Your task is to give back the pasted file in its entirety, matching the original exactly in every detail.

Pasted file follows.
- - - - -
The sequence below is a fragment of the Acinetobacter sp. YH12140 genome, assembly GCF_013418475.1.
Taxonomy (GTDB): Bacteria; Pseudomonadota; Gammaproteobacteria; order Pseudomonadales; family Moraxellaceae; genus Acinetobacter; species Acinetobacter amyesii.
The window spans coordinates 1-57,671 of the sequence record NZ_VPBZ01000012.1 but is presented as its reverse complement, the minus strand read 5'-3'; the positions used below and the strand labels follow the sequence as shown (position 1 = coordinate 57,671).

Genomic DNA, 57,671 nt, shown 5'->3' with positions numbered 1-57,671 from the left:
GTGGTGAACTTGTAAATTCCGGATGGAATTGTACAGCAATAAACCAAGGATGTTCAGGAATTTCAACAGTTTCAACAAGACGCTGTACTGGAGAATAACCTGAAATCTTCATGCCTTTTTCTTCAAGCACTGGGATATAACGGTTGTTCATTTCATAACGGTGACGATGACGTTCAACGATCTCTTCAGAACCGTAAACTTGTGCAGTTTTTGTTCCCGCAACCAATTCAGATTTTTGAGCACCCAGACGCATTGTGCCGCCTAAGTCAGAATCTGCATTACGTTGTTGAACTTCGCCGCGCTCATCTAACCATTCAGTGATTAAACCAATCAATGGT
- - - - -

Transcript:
The sequence below is a fragment of the Acinetobacter sp. YH12140 genome, assembly GCF_013418475.1.
Taxonomy (GTDB): Bacteria; Pseudomonadota; Gammaproteobacteria; order Pseudomonadales; family Moraxellaceae; genus Acinetobacter; species Acinetobacter amyesii.
The window spans coordinates 1-57,671 of the sequence record NZ_VPBZ01000012.1 but is presented as its reverse complement, the minus strand read 5'-3'; the positions used below and the strand labels follow the sequence as shown (position 1 = coordinate 57,671).

Genomic DNA, 57,671 nt, shown 5'->3' with positions numbered 1-57,671 from the left:
GTGGTGAACTTGTAAATTCCGGATGGAATTGTACAGCAATAAACCAAGGATGTTCAGGAATTTCAACAGTTTCAACAAGACGCTGTACTGGAGAATAACCTGAAATCTTCATGCCTTTTTCTTCAAGCACTGGGATATAACGGTTGTTCATTTCATAACGGTGACGATGACGTTCAACGATCTCTTCAGAACCGTAAACTTGTGCAGTTTTTGTTCCCGCAACCAATTCAGATTTTTGAGCACCCAGACGCATTGTGCCGCCTAAGTCAGAATCTGCATTACGTTGTTGAACTTCGCCGCGCTCATCTAACCATTCAGTGATTAAACCAATCAATGGT